AI to Help Patients in Finding a Clinical Trial

Pharma Tech Outlook: Pharma Tech Magazine

AI to Help Patients in Finding a Clinical Trial

Pharma Tech Outlook | Thursday, March 28, 2019

Many questions can quickly get perplexing and overwhelming during the time of cancer treatment. One of many questions: is there any clinical trial, which I should consider for my treatment? Doctor and patients together have to figure out, whether their experimental treatment is the right fit.

The Opportunity Project (TOP) takes the initiative consisting of a 14-week development sprint that began last fall. The software engineers have provided with a broad platform of open federal data. Later, they have applied some emerging technologies such as cloud computing and artificial intelligence resources to start their analysis. The effort includes more than a dozen technology providers and nonprofits. Entire things have led by Presidential Innovation Fellows and US Health and Human Services Office of the Chief Technology Officer.

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Kristen Honey and Gil Alterovitz were two among the Presidential Innovation Fellows who lead the program and work across US agencies to discover government data that would be valuable during the time of initiation. The primary goal was to show the reason for sharing appropriate data with private sectors because it could drive new insights and tools.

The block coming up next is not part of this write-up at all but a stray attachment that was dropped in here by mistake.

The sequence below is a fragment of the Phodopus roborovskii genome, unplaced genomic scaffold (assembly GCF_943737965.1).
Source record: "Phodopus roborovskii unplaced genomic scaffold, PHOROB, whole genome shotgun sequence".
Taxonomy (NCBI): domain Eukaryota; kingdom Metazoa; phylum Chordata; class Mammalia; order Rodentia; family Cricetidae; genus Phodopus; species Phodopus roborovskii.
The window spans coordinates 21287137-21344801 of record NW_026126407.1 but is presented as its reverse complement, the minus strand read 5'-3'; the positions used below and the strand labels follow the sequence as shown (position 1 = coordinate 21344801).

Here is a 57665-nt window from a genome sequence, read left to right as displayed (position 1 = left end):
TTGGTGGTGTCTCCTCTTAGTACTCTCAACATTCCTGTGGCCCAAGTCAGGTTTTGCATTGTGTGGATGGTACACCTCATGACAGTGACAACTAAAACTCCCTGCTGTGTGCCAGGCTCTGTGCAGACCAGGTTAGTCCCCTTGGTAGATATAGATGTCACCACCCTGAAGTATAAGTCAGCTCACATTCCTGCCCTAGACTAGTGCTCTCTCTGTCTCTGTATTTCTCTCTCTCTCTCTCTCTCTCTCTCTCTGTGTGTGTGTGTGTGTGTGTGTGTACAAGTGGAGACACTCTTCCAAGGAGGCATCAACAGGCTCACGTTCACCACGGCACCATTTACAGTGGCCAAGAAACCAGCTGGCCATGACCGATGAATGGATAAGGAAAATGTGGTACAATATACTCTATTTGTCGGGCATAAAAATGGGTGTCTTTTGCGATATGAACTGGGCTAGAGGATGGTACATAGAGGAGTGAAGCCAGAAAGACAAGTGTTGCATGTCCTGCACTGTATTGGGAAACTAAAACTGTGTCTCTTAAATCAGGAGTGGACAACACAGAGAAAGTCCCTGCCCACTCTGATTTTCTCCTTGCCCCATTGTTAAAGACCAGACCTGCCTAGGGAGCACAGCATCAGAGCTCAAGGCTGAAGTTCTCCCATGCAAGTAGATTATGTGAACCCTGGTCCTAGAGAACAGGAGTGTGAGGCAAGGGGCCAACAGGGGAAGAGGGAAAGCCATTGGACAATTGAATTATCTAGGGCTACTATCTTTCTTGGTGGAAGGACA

To understand the issues around clinical trials and patient matching, the team of developers has spent their valuable time with patients (who undergo cancer treatment) and government AI specialists. Later, the team has developed a new methodology to help patients in finding a clinical trial.

The first part of the methodology is chatbot. It lets the patients understand their health condition by raising questions about their treatment. Since most folks won’t be familiar with the detailed information required to assess their clinical trial, the patient has provided permission to gather more medical information. The clinician will enter that data into the application. The app uses the information to discover trials for which the person is eligible for. Finally, patients can see the information on the screen as an interactive map.

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It is clear, 14-weeks are not much time to analyze the data and build a complex matching service, so the team moved fast.  But, by applying the right technology, the sprint provides a good model for making quick progress. 

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